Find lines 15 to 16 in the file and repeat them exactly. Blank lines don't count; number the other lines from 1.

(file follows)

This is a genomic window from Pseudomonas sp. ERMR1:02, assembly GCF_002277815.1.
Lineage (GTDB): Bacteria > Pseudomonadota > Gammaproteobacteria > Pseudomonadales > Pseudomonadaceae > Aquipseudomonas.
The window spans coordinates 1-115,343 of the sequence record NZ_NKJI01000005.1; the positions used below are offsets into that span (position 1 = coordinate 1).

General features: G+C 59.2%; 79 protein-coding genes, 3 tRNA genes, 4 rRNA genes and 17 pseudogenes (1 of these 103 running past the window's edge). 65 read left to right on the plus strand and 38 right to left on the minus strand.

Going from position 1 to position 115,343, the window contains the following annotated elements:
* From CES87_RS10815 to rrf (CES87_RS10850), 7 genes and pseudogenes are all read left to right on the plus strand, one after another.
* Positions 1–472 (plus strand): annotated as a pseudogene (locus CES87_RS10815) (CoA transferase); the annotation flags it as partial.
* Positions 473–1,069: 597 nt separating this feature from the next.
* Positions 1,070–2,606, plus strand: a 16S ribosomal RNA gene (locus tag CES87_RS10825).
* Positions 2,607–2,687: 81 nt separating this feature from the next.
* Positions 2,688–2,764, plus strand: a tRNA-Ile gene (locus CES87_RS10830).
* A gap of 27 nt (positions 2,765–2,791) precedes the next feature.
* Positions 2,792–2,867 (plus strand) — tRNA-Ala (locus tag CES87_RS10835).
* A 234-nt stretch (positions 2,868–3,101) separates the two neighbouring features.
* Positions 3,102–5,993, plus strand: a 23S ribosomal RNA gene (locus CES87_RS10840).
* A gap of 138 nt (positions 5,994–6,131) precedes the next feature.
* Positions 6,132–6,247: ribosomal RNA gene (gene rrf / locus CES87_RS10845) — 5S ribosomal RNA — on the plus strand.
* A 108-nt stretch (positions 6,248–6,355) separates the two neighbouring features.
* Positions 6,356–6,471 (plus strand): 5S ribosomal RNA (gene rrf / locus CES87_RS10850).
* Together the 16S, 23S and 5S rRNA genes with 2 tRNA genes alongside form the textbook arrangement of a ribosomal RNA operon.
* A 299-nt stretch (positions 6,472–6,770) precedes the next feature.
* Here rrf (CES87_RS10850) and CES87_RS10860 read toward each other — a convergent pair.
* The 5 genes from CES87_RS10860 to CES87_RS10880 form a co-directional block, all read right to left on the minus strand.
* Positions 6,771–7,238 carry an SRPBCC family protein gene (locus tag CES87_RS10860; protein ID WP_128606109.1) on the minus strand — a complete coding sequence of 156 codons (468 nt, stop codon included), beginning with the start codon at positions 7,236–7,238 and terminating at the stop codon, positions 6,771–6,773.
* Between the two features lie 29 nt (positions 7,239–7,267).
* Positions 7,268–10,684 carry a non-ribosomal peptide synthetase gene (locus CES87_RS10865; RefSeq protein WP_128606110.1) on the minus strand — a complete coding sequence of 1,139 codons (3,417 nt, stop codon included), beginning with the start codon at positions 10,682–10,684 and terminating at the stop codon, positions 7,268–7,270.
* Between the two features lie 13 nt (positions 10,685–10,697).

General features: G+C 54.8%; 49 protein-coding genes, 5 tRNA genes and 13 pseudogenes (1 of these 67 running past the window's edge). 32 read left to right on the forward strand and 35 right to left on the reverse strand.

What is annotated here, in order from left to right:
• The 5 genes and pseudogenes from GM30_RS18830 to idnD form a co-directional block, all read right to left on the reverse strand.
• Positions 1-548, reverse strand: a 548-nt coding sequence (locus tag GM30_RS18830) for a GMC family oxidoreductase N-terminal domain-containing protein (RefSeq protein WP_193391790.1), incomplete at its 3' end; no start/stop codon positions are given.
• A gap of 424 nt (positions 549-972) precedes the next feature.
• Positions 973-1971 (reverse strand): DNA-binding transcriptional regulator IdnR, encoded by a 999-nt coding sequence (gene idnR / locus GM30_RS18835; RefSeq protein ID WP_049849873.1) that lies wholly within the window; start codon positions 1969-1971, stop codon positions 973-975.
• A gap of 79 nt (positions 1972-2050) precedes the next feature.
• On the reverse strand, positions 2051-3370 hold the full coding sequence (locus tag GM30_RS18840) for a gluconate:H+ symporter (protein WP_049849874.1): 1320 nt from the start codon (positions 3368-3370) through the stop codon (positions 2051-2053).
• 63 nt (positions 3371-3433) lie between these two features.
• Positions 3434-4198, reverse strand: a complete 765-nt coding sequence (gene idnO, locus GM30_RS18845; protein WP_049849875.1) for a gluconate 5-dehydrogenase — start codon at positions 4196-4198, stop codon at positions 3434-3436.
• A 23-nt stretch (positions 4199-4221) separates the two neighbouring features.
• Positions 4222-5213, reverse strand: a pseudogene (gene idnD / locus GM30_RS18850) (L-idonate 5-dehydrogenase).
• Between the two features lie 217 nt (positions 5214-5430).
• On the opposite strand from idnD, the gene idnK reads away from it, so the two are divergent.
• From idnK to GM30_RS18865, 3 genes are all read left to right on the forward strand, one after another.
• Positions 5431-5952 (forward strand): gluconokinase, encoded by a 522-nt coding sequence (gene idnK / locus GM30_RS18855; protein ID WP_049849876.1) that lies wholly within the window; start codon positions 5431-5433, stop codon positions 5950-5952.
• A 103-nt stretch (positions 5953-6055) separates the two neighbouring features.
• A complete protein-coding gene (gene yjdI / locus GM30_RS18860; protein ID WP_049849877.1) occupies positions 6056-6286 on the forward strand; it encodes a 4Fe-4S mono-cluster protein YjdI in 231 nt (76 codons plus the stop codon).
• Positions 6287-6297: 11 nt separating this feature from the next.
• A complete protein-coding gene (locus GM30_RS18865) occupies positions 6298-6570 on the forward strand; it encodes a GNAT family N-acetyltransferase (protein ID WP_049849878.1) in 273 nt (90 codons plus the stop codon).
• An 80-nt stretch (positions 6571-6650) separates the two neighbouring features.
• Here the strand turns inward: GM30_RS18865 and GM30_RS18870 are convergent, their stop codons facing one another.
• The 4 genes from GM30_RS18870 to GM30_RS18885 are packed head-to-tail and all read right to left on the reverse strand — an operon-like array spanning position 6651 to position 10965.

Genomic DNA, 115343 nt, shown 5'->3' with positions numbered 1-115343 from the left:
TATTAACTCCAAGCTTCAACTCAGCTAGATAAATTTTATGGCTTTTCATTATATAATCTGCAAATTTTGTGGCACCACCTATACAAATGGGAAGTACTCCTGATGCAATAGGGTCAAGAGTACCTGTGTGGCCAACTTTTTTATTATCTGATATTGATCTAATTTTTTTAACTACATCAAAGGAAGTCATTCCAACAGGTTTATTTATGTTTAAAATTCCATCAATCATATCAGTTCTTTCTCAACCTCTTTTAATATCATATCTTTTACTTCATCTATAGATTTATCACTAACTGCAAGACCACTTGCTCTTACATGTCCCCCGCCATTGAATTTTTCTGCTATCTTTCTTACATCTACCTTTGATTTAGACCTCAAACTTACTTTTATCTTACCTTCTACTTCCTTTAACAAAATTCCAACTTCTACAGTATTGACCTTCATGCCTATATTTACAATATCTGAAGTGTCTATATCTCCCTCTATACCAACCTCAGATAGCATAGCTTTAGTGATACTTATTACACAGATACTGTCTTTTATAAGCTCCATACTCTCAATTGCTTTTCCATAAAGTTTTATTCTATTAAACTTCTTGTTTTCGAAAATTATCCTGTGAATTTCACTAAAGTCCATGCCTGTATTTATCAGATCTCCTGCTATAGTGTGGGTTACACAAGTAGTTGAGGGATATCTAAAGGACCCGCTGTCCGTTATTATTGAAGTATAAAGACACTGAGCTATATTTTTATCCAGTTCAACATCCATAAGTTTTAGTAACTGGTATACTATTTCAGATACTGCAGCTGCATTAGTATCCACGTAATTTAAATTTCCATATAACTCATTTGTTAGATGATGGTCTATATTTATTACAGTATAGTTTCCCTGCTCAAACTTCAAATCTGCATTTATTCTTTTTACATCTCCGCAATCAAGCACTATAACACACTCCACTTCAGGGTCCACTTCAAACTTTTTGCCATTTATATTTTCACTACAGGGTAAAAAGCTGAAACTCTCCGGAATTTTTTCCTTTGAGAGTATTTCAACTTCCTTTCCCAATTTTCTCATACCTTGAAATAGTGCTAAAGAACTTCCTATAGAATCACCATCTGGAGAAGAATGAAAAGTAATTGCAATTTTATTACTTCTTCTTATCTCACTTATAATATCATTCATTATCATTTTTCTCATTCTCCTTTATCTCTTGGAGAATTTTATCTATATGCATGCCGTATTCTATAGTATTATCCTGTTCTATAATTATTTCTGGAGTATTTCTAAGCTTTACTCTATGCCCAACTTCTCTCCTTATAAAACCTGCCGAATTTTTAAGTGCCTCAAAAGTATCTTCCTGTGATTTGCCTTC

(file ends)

* Positions 3,102–5,993, plus strand: a 23S ribosomal RNA gene (locus CES87_RS10840).
* A gap of 138 nt (positions 5,994–6,131) precedes the next feature.